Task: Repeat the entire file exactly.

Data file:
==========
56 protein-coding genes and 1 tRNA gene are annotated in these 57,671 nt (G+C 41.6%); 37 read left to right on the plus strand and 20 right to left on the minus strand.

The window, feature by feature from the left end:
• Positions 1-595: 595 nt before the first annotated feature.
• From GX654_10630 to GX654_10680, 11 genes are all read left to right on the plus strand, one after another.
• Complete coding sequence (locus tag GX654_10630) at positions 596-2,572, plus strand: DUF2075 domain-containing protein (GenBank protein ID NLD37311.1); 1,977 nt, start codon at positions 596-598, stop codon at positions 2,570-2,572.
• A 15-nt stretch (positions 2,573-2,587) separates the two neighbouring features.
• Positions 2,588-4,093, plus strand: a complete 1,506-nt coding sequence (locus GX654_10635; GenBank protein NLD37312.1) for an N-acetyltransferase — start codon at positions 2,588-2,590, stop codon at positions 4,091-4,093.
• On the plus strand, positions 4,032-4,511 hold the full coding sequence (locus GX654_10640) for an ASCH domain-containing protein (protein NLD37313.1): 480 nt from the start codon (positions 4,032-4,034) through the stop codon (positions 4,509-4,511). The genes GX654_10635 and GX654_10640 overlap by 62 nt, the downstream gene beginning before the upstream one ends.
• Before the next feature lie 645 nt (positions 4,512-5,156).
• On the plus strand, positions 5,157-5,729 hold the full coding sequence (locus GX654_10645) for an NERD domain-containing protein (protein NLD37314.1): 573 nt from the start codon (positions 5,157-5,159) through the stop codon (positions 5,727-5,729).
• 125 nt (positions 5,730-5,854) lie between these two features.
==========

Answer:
56 protein-coding genes and 1 tRNA gene are annotated in these 57,671 nt (G+C 41.6%); 37 read left to right on the plus strand and 20 right to left on the minus strand.

The window, feature by feature from the left end:
• Positions 1-595: 595 nt before the first annotated feature.
• From GX654_10630 to GX654_10680, 11 genes are all read left to right on the plus strand, one after another.
• Complete coding sequence (locus tag GX654_10630) at positions 596-2,572, plus strand: DUF2075 domain-containing protein (GenBank protein ID NLD37311.1); 1,977 nt, start codon at positions 596-598, stop codon at positions 2,570-2,572.
• A 15-nt stretch (positions 2,573-2,587) separates the two neighbouring features.
• Positions 2,588-4,093, plus strand: a complete 1,506-nt coding sequence (locus GX654_10635; GenBank protein NLD37312.1) for an N-acetyltransferase — start codon at positions 2,588-2,590, stop codon at positions 4,091-4,093.
• On the plus strand, positions 4,032-4,511 hold the full coding sequence (locus GX654_10640) for an ASCH domain-containing protein (protein NLD37313.1): 480 nt from the start codon (positions 4,032-4,034) through the stop codon (positions 4,509-4,511). The genes GX654_10635 and GX654_10640 overlap by 62 nt, the downstream gene beginning before the upstream one ends.
• Before the next feature lie 645 nt (positions 4,512-5,156).
• On the plus strand, positions 5,157-5,729 hold the full coding sequence (locus GX654_10645) for an NERD domain-containing protein (protein NLD37314.1): 573 nt from the start codon (positions 5,157-5,159) through the stop codon (positions 5,727-5,729).
• 125 nt (positions 5,730-5,854) lie between these two features.